February 10, 2012
BRASILIA -- Brazilian television presenter Fernando Mitre summed it up best when, upon hearing the news of Lula's illness, said: "He's the best communicator out of all our politicians. And the illness is hitting him right where he has his most important tool, his voice, the key to his charisma."
For years, ex-President Luiz Inácio Lula da Silva has used that voice, which is at once humorous, wise and pragmatic, to great effect as the leading mediator amongst Brazil's political class. He has been especially adept when it comes to assigning government posts, sorting out candidacies and taming competing egos within the governing Workers' Party (PT) and its allied parties. It's a role that Lula's low-key successor, current President Dilma Rousseff, never agreed to take on.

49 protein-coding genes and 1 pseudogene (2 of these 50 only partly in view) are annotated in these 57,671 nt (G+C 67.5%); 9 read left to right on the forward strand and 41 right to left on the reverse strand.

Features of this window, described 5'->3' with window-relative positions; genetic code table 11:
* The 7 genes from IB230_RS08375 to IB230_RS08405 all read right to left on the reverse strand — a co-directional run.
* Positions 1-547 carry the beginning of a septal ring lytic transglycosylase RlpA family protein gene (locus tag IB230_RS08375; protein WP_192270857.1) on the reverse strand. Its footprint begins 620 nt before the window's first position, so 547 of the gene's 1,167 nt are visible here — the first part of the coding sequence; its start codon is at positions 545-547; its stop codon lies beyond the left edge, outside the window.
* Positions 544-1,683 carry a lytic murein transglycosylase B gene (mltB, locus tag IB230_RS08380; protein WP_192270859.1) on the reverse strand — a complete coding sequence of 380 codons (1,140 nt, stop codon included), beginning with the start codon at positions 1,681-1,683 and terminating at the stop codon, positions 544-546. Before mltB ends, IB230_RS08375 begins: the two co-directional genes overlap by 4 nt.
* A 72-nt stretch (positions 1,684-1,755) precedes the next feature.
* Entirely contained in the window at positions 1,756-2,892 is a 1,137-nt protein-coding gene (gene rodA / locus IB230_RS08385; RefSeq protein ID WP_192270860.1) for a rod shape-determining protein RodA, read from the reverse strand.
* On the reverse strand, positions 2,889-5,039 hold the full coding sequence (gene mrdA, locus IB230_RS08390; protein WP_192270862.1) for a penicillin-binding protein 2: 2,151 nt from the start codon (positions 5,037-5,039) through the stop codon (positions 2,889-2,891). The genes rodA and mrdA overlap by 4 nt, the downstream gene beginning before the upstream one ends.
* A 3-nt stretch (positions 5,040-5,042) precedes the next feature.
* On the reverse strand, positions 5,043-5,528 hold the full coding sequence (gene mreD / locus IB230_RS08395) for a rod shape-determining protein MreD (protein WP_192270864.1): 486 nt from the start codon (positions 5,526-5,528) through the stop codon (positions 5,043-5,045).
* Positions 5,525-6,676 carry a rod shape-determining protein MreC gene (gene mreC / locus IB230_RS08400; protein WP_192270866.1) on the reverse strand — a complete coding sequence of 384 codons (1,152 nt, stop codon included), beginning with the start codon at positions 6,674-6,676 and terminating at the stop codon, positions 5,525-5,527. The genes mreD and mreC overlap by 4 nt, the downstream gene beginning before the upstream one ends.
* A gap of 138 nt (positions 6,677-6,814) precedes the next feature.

Nationwide municipal elections are scheduled for October, and there is growing concern about how both intra- and inter-party negotiations will play out for some of the more emblematic posts. An example: before being diagnosed with throat cancer, Lula had brokered an agreement within the PT over the coveted Sao Paulo mayorship. Marta Suplicy, who was mayor in 2005 and has since lost two elections, agreed to step aside to give current Education Minister Fernando Haddad a shot.
Lula has a way of using his gift for the gab – combined with a few promises – to solve political conflicts. Members of the PT's inner circle openly admit the party has no one else who can really do that, which is why – without Lula acting as referee – the governing party is suddenly taking hits from all sides. In key cities like Belo Horizonte and Recife, the ex-president's influence is waning and there are now signs of rebellion among the PT's political allies.